Using Geospatial Data to Target High Impact Projects for Urban Greening
Urban Trees Initiative
Enhancing urban tree canopy is a proven way to lower the land temperature throughout a city, a need that grows ever more urgent as the planet warms and growing numbers of communities set new heat records. Yet in a large metropolitan area, determining the specific areas with the greatest need – and potential for trees to make a significant difference – is a challenge.
With support from the Bezos Earth Fund, the USC Dornsife Spatial Sciences Institute (SSI) as part of the USC Urban Trees Initiative is leveraging technology to create novel methods for determining which areas within five low-income neighborhoods in LA would most benefit from additional tree canopy.
SSI, which has been working to describe and analyze the existing urban canopy and plantings in the target neighborhoods, will use funding to complete data analysis and deploy remote-sensing tools that might be used by other cities to determine canopy needs – including analyzing which tree to plant, why and with what anticipated return on investment.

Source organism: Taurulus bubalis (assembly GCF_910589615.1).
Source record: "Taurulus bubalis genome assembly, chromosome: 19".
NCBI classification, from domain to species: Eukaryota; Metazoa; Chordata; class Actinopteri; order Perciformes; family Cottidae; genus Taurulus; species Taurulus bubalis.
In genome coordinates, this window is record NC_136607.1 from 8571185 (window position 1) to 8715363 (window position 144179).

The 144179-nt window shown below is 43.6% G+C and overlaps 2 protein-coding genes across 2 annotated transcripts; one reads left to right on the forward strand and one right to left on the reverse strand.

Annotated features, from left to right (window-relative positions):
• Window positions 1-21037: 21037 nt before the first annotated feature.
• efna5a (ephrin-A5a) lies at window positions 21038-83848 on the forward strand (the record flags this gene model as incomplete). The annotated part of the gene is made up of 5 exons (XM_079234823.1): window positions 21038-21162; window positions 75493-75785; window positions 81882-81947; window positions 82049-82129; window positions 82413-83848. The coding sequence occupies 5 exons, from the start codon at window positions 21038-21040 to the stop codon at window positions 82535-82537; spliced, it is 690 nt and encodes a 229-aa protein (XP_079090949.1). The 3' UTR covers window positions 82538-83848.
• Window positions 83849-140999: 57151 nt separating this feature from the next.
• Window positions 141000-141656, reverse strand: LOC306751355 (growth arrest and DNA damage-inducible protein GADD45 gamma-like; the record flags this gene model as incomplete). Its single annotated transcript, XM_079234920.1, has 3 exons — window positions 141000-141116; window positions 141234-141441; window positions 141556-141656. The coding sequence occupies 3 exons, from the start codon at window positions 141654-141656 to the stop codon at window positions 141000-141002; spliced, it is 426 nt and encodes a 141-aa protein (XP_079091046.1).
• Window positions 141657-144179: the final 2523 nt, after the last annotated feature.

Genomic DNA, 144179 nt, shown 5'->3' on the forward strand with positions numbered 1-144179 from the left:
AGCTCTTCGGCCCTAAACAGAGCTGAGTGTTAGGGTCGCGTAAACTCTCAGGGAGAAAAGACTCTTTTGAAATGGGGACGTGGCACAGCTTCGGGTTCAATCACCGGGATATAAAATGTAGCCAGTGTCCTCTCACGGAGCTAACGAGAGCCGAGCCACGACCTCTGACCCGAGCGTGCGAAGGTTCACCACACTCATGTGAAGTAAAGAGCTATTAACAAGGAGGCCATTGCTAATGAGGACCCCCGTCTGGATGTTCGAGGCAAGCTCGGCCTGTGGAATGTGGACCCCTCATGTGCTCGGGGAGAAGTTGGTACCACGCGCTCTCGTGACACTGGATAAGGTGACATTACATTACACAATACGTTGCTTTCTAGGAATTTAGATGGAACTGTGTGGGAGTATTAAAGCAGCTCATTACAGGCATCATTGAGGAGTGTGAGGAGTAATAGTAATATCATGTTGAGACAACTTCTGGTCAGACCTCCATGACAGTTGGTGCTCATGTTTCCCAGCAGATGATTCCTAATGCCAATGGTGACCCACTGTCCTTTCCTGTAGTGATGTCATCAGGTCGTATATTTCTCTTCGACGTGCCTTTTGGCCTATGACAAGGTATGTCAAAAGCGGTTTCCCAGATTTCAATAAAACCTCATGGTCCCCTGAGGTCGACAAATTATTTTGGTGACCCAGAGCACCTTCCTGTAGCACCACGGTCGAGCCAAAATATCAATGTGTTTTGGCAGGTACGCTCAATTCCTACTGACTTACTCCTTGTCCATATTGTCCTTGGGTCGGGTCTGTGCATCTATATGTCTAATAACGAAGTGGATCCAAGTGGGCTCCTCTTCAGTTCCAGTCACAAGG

Equity Research Institute
The USC Equity Research Institute (ERI) – a Latino-led and majority people of color research institute, will partner with PolicyLink and local city leaders and community-based partners, starting with Atlanta, Georgia and Los Angeles, to accelerate urban greening initiatives in an effort to narrow the climate and infrastructure equity gaps
Specifically, ERI will develop four new environmental justice and climate equity indicators disaggregated by race, ethnicity, ancestry, nativity, gender, poverty status (and possibly more) to be integrated into the National Equity Atlas, a tool and policy resource that provides data on demographic change, racial and economic inclusion, and potential policy impacts. They will also develop a prototype of an indicator, and associated analysis methodology, to measure how close people live to green spaces and parks in Los Angeles, and whether access to those spaces is equitable. The indicators would be developed in partnership with environmental justice movement leaders to support their advocacy for new and expanded local, state, and federal-level investments in environmental justice and climate equity based on publicly available data.